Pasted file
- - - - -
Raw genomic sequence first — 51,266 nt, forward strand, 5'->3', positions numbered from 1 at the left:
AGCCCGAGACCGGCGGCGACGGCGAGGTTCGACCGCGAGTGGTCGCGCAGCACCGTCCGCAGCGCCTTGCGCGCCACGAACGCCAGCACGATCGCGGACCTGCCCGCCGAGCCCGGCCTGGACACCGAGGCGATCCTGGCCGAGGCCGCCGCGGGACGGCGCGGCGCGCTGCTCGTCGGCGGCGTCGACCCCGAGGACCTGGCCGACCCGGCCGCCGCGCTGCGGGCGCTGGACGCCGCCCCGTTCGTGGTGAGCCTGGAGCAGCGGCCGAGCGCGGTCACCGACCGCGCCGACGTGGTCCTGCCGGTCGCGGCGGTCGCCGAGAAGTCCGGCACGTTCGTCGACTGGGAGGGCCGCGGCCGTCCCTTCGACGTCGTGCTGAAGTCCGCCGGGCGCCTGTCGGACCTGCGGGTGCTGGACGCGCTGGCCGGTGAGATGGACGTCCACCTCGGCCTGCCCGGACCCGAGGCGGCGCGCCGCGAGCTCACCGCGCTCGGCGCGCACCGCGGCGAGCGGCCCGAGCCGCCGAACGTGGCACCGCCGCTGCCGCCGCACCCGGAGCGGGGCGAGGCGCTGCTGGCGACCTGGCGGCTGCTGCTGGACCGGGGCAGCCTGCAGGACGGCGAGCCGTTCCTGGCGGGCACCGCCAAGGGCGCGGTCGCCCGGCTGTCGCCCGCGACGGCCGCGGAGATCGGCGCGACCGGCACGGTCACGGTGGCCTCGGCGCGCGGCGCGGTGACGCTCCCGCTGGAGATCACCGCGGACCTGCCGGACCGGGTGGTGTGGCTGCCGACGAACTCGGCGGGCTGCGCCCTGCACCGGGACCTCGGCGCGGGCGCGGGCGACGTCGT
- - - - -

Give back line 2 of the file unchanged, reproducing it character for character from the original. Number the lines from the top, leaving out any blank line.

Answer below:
AGCCCGAGACCGGCGGCGACGGCGAGGTTCGACCGCGAGTGGTCGCGCAGCACCGTCCGCAGCGCCTTGCGCGCCACGAACGCCAGCACGATCGCGGACCTGCCCGCCGAGCCCGGCCTGGACACCGAGGCGATCCTGGCCGAGGCCGCCGCGGGACGGCGCGGCGCGCTGCTCGTCGGCGGCGTCGACCCCGAGGACCTGGCCGACCCGGCCGCCGCGCTGCGGGCGCTGGACGCCGCCCCGTTCGTGGTGAGCCTGGAGCAGCGGCCGAGCGCGGTCACCGACCGCGCCGACGTGGTCCTGCCGGTCGCGGCGGTCGCCGAGAAGTCCGGCACGTTCGTCGACTGGGAGGGCCGCGGCCGTCCCTTCGACGTCGTGCTGAAGTCCGCCGGGCGCCTGTCGGACCTGCGGGTGCTGGACGCGCTGGCCGGTGAGATGGACGTCCACCTCGGCCTGCCCGGACCCGAGGCGGCGCGCCGCGAGCTCACCGCGCTCGGCGCGCACCGCGGCGAGCGGCCCGAGCCGCCGAACGTGGCACCGCCGCTGCCGCCGCACCCGGAGCGGGGCGAGGCGCTGCTGGCGACCTGGCGGCTGCTGCTGGACCGGGGCAGCCTGCAGGACGGCGAGCCGTTCCTGGCGGGCACCGCCAAGGGCGCGGTCGCCCGGCTGTCGCCCGCGACGGCCGCGGAGATCGGCGCGACCGGCACGGTCACGGTGGCCTCGGCGCGCGGCGCGGTGACGCTCCCGCTGGAGATCACCGCGGACCTGCCGGACCGGGTGGTGTGGCTGCCGACGAACTCGGCGGGCTGCGCCCTGCACCGGGACCTCGGCGCGGGCGCGGGCGACGTCGT